If your sports equipment includes helmets, kneepads, and shin guards, you may also need to add a mouthguard to that equipment list, especially if you or your child wears orthodontic appliances.
Three million teeth a year are injured and lost during children’s sporting events. Wearing a mouthguard goes a long way in preventing damage to your teeth, lips and gums and may minimize impact on injuries resulting in concussions. In fact, athletes who wear mouthguards while playing sports are 60 times less likely to damage their teeth than those who don’t wear one.
Still not convinced. Here’s some more information that we at Lansdowne Orthodontics think you should know about mouthguards and orthodontics.
When should you wear a mouthguard?
In some high-contact sports such as boxing, martial arts, football, and hockey, mouthguards are mandatory. But it’s a good idea to wear one in any contact sport such as soccer, volleyball, baseball, basketball, and bicyling, as well. Mouthguards should be worn at any activity that has the potential for contact, falls or injury.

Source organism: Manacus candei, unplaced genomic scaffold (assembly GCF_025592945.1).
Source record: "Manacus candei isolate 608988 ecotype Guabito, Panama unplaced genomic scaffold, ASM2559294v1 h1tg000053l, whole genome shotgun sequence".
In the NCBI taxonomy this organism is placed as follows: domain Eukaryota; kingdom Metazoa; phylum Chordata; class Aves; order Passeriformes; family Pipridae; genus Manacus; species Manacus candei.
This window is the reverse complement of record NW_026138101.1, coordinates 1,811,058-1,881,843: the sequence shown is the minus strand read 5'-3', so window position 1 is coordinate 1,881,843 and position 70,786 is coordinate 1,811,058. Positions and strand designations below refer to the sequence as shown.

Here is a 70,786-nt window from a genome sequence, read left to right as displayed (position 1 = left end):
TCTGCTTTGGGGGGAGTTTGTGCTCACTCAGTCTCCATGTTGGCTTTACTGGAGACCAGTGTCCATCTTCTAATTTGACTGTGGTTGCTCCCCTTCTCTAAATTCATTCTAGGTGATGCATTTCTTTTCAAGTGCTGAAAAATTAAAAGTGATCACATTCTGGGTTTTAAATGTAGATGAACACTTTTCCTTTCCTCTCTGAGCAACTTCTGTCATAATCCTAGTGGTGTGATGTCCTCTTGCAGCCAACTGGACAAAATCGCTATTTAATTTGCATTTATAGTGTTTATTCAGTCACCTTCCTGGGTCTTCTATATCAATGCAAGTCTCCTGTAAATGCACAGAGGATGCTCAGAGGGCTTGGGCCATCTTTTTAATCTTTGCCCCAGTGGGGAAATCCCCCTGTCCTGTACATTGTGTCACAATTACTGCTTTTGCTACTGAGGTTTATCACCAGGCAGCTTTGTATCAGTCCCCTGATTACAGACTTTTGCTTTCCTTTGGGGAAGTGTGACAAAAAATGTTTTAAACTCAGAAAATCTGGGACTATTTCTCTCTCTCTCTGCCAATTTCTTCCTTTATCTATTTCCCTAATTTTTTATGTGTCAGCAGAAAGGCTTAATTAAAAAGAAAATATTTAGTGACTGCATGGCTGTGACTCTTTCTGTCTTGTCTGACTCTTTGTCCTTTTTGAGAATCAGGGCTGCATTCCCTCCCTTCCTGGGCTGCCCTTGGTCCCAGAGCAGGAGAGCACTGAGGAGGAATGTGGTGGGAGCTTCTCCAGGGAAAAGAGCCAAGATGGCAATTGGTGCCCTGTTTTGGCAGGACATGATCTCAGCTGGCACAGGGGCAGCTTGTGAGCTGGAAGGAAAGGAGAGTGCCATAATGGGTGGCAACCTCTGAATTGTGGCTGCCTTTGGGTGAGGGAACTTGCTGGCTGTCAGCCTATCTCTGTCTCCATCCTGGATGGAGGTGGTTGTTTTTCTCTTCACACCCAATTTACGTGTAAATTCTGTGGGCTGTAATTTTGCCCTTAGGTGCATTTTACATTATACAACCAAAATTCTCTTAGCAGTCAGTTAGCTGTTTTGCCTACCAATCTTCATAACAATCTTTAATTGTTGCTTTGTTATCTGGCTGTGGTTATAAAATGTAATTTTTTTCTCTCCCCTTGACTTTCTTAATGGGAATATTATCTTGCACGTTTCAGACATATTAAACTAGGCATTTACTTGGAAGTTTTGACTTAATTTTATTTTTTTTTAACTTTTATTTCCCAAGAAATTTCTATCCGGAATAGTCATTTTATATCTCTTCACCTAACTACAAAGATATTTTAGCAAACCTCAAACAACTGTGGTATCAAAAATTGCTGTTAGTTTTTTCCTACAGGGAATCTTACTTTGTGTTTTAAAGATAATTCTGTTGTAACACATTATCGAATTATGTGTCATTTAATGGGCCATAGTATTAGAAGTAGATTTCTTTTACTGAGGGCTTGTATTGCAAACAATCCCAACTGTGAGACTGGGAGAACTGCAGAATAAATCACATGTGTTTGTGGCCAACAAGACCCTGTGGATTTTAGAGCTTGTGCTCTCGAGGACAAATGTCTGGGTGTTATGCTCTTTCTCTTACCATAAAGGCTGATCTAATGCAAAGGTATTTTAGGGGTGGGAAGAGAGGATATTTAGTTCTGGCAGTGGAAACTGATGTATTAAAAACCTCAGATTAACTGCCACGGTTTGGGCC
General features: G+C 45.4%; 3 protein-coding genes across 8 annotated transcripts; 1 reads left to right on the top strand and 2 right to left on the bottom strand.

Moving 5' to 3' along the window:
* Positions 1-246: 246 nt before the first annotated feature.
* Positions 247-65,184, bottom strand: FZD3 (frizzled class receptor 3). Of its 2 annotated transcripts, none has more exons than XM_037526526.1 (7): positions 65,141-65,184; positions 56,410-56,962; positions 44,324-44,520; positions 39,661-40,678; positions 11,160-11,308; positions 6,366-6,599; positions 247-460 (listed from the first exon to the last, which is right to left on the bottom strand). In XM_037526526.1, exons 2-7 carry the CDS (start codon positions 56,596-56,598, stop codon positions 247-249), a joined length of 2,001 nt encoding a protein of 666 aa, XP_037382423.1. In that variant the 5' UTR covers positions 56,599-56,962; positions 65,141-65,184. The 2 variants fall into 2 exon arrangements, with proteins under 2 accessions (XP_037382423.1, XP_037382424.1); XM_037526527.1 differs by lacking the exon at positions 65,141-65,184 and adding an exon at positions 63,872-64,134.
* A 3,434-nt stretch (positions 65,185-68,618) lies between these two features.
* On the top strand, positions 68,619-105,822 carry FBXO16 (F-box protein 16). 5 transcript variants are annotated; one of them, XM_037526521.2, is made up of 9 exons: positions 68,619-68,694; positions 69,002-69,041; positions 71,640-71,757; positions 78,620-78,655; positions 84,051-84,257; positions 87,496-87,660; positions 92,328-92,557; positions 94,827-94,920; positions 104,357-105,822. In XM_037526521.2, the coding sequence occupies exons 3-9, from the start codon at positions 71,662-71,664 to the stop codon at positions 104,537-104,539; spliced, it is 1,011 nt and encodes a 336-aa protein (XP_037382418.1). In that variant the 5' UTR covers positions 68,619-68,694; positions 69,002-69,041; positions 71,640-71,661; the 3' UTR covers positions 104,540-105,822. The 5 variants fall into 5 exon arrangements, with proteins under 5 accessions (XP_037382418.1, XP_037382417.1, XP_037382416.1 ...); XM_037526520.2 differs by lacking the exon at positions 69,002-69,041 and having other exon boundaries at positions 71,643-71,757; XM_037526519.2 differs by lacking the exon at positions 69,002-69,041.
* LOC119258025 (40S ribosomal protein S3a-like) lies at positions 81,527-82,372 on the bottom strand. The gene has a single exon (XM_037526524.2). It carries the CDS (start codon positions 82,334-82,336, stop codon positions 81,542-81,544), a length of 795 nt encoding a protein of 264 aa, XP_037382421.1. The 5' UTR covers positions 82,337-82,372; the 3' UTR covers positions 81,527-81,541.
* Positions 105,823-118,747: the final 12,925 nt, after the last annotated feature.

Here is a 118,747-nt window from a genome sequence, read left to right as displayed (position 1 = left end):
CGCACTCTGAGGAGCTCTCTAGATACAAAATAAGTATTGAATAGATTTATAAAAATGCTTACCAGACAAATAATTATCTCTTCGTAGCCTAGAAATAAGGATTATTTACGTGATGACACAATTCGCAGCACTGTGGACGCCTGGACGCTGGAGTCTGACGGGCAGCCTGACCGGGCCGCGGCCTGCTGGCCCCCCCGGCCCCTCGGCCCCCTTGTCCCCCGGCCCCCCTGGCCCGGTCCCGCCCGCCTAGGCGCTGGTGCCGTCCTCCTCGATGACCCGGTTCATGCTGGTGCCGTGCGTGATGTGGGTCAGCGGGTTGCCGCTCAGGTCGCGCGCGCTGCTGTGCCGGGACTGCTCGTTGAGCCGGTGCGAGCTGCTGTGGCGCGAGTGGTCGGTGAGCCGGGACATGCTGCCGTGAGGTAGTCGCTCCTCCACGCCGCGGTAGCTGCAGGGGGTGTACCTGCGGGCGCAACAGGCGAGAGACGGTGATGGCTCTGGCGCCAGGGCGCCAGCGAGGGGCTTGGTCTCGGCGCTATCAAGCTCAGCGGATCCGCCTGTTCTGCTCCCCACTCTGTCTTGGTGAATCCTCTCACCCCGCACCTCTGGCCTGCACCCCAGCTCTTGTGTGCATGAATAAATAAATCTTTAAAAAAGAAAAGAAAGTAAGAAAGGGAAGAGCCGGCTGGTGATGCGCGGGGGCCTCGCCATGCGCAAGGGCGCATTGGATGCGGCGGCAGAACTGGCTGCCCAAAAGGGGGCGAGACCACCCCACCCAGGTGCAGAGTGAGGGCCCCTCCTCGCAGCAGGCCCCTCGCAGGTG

If you wear orthodontic appliances, it’s especially important to wear a mouthguard when playing sports. Without a mouthguard, a blow to the face can damage your brackets and wires in addition to possibly damaging your teeth. A mouthguard also protects your tongue, gums, lips, and cheeks from getting pinched from an injury and bleeding.
For those who wear or used to wear orthodontic appliances, there are only two types of mouthguards that Lansdowne Orthodontics recommends. While you’re wearing braces, a basic mouthguard helps protect your teeth and mouth. After your orthodontic appliances are removed, a custom mouthguard is the best way to protect your corrected bite and teeth.
During orthodontic treatment, your teeth are repositioned incrementally and require a basic mouthguard that loosely fits over your braces. A custom mouthguard is not appropriate while your teeth are still transitioning to their correct position.
The basic mouthguard helps to protect your cheeks, lips, and teeth. You may be tempted to wear a store-bought boil-and-bite mouthguard for convenience, but if you wear orthodontic appliances, you should never use one of these.
Custom-made mouthguards for completed ortho treatment
The most comfortable type of mouthguard — and the one that offers the best protection for completed orthodontic work — is a custom-made mouthguard. A custom-made mouthguard is, as the name suggests, made to specifically fit your mouth and teeth and amount of impact related to your sport.
These custom mouthguards are available only through a dentist or orthodontist. If you wear a retainer for maintenance, leave it on the bench. Don’t wear it for contact sports.
For more information on basic and custom-made mouthguards and how they can make playing contact sports safer this spring and summer, contact us at Lansdowne Orthodontics.